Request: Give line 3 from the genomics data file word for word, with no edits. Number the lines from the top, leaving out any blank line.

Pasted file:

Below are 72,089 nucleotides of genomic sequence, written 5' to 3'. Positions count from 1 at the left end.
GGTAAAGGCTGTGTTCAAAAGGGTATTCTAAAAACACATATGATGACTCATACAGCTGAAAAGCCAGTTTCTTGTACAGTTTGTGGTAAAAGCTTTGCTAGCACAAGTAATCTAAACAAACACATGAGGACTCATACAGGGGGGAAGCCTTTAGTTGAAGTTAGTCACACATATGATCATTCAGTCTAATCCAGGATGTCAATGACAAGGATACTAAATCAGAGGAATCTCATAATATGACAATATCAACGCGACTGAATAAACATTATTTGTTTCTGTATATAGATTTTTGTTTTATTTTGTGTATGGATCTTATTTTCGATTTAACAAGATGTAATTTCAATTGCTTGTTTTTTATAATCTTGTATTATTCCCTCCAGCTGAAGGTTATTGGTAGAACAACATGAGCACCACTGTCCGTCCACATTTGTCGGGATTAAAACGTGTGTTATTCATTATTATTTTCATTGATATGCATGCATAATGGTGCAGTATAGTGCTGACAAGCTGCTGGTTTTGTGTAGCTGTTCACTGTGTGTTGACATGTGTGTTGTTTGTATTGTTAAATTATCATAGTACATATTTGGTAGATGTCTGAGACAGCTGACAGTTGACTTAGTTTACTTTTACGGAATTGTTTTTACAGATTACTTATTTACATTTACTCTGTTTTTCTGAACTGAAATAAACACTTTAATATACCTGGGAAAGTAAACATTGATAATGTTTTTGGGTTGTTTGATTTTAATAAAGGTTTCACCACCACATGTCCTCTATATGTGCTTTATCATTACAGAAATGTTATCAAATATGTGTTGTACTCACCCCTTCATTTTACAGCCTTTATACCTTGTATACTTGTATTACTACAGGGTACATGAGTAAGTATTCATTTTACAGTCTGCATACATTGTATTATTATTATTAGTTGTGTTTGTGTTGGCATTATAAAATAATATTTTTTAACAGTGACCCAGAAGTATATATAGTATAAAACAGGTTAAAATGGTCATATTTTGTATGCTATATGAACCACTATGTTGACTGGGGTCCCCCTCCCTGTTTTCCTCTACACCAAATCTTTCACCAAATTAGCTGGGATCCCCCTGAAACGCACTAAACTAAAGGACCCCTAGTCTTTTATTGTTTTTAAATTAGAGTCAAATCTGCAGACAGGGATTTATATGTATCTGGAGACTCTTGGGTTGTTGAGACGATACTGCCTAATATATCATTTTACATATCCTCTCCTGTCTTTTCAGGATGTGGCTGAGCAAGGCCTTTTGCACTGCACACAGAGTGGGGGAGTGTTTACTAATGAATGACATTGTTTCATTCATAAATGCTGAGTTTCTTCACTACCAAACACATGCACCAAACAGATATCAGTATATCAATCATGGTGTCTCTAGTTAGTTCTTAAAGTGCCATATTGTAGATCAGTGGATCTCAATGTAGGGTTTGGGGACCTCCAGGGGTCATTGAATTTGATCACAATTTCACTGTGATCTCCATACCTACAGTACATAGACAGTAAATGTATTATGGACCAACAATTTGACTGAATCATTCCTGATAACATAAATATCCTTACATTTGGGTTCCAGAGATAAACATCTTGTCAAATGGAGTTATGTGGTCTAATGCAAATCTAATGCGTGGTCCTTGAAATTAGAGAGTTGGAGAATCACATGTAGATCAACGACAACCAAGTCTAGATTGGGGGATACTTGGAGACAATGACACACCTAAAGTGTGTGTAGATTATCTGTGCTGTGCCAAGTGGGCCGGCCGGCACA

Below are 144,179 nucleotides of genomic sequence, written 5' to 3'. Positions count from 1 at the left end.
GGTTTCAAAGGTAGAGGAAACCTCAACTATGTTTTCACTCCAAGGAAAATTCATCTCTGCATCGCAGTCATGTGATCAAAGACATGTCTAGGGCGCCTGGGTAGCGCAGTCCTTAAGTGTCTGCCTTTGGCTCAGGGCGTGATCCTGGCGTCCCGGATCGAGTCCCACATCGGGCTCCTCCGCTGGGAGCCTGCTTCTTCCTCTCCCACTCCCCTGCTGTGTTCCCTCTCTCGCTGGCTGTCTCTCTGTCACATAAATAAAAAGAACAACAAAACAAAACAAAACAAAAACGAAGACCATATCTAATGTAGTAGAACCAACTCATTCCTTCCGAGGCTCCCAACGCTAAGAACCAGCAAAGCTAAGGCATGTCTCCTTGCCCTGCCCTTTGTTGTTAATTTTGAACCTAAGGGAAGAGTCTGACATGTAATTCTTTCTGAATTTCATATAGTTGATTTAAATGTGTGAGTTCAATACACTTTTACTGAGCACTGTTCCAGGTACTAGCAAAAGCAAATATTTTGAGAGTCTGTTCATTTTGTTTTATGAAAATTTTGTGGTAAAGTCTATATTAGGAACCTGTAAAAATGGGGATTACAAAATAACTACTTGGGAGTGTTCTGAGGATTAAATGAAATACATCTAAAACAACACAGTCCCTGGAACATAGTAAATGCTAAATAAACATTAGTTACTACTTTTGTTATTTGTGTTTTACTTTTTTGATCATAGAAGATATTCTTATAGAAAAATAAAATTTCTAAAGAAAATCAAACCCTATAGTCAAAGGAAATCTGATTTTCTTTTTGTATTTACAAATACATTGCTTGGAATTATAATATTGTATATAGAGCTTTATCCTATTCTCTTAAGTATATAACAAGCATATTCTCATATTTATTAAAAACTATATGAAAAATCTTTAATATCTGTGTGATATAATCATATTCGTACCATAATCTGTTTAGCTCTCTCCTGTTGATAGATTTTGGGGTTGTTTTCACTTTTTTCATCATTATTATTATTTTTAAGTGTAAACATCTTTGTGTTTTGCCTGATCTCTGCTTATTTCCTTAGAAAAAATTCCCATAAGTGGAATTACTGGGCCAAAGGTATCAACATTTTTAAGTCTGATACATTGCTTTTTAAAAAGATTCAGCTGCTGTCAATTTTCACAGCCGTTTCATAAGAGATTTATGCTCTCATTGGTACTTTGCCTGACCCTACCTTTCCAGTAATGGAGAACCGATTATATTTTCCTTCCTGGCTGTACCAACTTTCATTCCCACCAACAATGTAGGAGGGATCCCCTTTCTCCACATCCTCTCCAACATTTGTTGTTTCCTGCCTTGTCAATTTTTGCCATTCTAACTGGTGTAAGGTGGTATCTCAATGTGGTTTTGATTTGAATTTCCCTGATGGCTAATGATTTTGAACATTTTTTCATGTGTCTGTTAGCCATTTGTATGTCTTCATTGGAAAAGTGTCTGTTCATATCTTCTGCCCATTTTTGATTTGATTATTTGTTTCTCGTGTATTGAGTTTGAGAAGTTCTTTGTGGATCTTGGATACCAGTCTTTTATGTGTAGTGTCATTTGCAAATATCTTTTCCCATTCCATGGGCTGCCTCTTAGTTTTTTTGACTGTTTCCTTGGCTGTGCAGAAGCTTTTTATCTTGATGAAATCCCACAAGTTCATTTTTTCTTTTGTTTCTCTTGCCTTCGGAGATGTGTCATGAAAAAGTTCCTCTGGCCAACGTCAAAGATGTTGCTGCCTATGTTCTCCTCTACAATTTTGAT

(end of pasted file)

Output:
Below are 144,179 nucleotides of genomic sequence, written 5' to 3'. Positions count from 1 at the left end.